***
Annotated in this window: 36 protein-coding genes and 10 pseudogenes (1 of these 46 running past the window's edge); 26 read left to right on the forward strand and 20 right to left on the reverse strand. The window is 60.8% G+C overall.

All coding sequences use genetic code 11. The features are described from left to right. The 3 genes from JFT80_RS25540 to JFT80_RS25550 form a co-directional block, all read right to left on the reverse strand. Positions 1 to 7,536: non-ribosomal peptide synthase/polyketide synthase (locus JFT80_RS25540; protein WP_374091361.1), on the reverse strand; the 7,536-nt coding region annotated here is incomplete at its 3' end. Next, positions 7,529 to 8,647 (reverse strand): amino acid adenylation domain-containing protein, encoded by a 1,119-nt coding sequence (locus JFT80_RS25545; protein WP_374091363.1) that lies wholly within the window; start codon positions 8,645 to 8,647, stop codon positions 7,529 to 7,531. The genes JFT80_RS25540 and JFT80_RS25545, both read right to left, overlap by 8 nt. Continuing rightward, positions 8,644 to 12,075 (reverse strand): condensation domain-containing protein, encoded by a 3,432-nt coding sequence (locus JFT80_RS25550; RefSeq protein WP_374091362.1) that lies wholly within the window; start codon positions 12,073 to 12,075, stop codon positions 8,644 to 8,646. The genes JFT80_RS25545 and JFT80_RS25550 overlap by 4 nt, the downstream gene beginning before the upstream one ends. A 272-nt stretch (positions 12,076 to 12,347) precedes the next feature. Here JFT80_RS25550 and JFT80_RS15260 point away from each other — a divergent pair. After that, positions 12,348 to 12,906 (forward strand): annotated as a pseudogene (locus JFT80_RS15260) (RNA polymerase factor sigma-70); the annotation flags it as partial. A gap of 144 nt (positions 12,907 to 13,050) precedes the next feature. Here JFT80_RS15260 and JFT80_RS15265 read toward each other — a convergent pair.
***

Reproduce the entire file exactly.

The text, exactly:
Annotated in this window: 36 protein-coding genes and 10 pseudogenes (1 of these 46 running past the window's edge); 26 read left to right on the forward strand and 20 right to left on the reverse strand. The window is 60.8% G+C overall.

All coding sequences use genetic code 11. The features are described from left to right. The 3 genes from JFT80_RS25540 to JFT80_RS25550 form a co-directional block, all read right to left on the reverse strand. Positions 1 to 7,536: non-ribosomal peptide synthase/polyketide synthase (locus JFT80_RS25540; protein WP_374091361.1), on the reverse strand; the 7,536-nt coding region annotated here is incomplete at its 3' end. Next, positions 7,529 to 8,647 (reverse strand): amino acid adenylation domain-containing protein, encoded by a 1,119-nt coding sequence (locus JFT80_RS25545; protein WP_374091363.1) that lies wholly within the window; start codon positions 8,645 to 8,647, stop codon positions 7,529 to 7,531. The genes JFT80_RS25540 and JFT80_RS25545, both read right to left, overlap by 8 nt. Continuing rightward, positions 8,644 to 12,075 (reverse strand): condensation domain-containing protein, encoded by a 3,432-nt coding sequence (locus JFT80_RS25550; RefSeq protein WP_374091362.1) that lies wholly within the window; start codon positions 12,073 to 12,075, stop codon positions 8,644 to 8,646. The genes JFT80_RS25545 and JFT80_RS25550 overlap by 4 nt, the downstream gene beginning before the upstream one ends. A 272-nt stretch (positions 12,076 to 12,347) precedes the next feature. Here JFT80_RS25550 and JFT80_RS15260 point away from each other — a divergent pair. After that, positions 12,348 to 12,906 (forward strand): annotated as a pseudogene (locus JFT80_RS15260) (RNA polymerase factor sigma-70); the annotation flags it as partial. A gap of 144 nt (positions 12,907 to 13,050) precedes the next feature. Here JFT80_RS15260 and JFT80_RS15265 read toward each other — a convergent pair.